Sunday
Withdrawn
03:10pm - 03:30pm USA / Canada - Eastern - August 22, 2021 | Room: B402
Division: [ENVR] Division of Environmental Chemistry
Session Type: Oral - Hybrid

New Frontiers and Opportunities for Chemistry: Nanotechnology
04:30pm - 06:30pm USA / Canada - Eastern - August 22, 2021 | Room: Zoom Room 45
Dr. H.N. Cheng, Organizer, Presider, USDA Agricultural Res. Service; Young-Shin Jun, Organizer, Presider, Washington University in St. Louis; Martin Kociolek, Organizer, Presider, Penn State Erie, The Behrend College; Michael Morello, Organizer, Presider, Retired: PepsiCo R&D
Division: [COMSCI] Committee on Science
Session Type: Oral - Virtual
Division/Committee: [COMSCI] Committee on Science

Chemistry is becoming increasingly multidisciplinary, and the future chemists and chemical engineers may find increasing opportunities to apply their chemical knowledge in new or expanded areas. Certainly, the skills and the tools of chemistry are positively needed to solve the grand challenges of today, such as diseases, climate change, energy, clean air and water, food, population, and sustainability. This colloquium will highlight some of the important growth areas, showing the prospects and opportunities for chemistry in the future. This symposium will also show how being adaptable, collaborative, and entrepreneurial will help chemists and chemical engineers succeed in the future.

Sunday
Megalibraries: Tools for exploring and expanding the materials genome with big data and AI
04:30pm - 05:00pm USA / Canada - Eastern - August 22, 2021 | Room: Zoom Room 45
Professor Chad A. Mirkin, Presenter, Northwestern University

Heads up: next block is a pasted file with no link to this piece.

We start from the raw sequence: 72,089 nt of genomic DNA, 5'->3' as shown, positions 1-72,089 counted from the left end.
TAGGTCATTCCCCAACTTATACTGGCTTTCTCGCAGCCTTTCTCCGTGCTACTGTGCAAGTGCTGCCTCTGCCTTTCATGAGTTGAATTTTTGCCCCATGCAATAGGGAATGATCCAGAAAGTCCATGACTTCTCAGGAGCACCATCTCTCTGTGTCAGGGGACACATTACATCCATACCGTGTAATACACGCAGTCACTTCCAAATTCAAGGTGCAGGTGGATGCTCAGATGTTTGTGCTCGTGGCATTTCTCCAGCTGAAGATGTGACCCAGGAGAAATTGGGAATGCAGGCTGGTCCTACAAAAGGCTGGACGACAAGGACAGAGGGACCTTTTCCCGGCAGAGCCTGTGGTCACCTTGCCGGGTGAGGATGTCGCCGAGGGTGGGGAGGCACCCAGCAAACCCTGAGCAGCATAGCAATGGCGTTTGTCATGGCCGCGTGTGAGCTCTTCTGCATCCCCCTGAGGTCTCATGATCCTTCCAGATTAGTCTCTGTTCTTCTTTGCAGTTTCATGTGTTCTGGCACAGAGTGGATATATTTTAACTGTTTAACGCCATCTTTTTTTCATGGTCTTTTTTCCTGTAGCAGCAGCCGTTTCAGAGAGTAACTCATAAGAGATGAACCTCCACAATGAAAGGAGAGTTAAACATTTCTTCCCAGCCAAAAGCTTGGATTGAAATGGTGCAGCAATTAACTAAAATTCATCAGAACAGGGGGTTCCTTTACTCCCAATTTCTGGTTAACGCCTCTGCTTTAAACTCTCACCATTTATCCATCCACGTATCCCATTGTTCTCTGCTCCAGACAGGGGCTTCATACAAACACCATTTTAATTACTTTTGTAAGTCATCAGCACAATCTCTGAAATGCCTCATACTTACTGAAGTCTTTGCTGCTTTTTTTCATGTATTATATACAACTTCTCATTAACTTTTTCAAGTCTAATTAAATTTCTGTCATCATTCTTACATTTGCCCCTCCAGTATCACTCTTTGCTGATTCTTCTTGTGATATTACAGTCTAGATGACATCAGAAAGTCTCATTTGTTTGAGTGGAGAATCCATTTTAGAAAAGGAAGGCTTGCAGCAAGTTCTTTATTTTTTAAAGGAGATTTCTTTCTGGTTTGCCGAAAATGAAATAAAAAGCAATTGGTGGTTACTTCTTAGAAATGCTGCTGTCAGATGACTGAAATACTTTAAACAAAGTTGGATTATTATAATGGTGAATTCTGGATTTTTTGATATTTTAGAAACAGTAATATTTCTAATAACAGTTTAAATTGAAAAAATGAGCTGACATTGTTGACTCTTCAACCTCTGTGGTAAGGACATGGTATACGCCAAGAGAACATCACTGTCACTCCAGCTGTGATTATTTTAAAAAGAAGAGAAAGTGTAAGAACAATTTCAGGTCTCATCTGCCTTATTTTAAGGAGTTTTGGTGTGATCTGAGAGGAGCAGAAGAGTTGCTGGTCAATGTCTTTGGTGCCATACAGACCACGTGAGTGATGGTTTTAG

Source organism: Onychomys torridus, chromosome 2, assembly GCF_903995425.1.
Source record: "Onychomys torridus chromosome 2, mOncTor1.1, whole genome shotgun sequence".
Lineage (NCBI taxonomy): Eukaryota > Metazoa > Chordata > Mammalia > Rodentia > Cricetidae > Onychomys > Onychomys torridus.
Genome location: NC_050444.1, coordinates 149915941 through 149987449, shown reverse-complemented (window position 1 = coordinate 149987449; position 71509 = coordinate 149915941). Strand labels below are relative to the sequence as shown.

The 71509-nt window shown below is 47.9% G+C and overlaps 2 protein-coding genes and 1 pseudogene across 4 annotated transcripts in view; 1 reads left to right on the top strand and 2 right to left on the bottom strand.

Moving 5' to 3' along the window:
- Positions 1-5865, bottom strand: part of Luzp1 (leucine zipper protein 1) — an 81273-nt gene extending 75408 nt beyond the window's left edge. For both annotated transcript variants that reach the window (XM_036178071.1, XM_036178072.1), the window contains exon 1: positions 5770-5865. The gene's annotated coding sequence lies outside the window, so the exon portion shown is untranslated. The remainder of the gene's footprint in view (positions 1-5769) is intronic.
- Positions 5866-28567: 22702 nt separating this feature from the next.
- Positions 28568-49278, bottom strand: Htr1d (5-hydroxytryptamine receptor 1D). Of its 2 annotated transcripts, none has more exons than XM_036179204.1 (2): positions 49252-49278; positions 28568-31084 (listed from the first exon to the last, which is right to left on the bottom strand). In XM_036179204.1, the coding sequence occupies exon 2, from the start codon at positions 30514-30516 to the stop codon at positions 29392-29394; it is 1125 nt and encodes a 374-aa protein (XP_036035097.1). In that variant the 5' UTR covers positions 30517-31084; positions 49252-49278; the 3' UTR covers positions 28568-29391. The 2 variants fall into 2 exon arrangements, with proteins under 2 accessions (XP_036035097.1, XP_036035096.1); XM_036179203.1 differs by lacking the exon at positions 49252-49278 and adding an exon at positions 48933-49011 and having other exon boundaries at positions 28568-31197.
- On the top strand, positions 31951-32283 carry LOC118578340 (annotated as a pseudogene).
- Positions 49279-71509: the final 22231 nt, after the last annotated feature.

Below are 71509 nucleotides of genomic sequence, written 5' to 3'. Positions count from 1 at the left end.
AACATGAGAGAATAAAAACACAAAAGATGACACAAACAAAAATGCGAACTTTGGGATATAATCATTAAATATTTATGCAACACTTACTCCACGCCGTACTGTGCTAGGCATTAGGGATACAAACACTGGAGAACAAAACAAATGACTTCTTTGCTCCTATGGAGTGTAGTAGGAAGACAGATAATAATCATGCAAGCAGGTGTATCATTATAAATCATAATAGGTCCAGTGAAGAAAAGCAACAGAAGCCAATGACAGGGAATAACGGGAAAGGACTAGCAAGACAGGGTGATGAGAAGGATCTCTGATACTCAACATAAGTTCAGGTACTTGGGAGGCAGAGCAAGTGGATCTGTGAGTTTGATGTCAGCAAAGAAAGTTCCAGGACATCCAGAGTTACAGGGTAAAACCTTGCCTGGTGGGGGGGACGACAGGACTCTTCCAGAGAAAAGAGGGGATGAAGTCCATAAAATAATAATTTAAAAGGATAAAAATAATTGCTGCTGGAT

Division: [COMSCI] Committee on Science
Session Type: Oral - Virtual
The discovery of new materials has driven societal development throughout human history. Existing materials discovery strategies largely consist of serial or low-throughput experiments driven by chemical intuition or iterations on previous results and are too slow to match the materials complexity and diversity available through ever-developing synthesis techniques. Methods for high-throughput synthesis and screening, coupled with data-driven optimization processes are a route towards rapid materials discovery. We have developed a cantilever-free scanning probe lithography-based approach that, through the deposition of polymeric nanoreactors and thermal annealing, enables the synthesis of “megalibraries”, consisting of as many as 5 billion positionally encoded nanoparticles designed to systematically vary in composition and/or size. The megalibraries can be tailored to encompass a wide variety of alloy and phase-separated nanoparticles that are comprised of as many as 8 different elements with up to four phases and six interfaces. From these libraries, we have discovered new catalysts for energy relevant transformations, designed complex structural motifs into polyelemental nanoparticles both through computational and machine learning methods, and paved the way for rapid materials discovery and data generation.
Sunday
Discovery and commercialization of nanostructured zeolites: An example of chemistry entrepreneurship that creates value and reduces CO2 emissions
05:00pm - 05:30pm USA / Canada - Eastern - August 22, 2021 | Room: Zoom Room 45
Prof. Javier Garcia Martinez, Presenter, University of Alicante
Division: [COMSCI] Committee on Science
Session Type: Oral - Virtual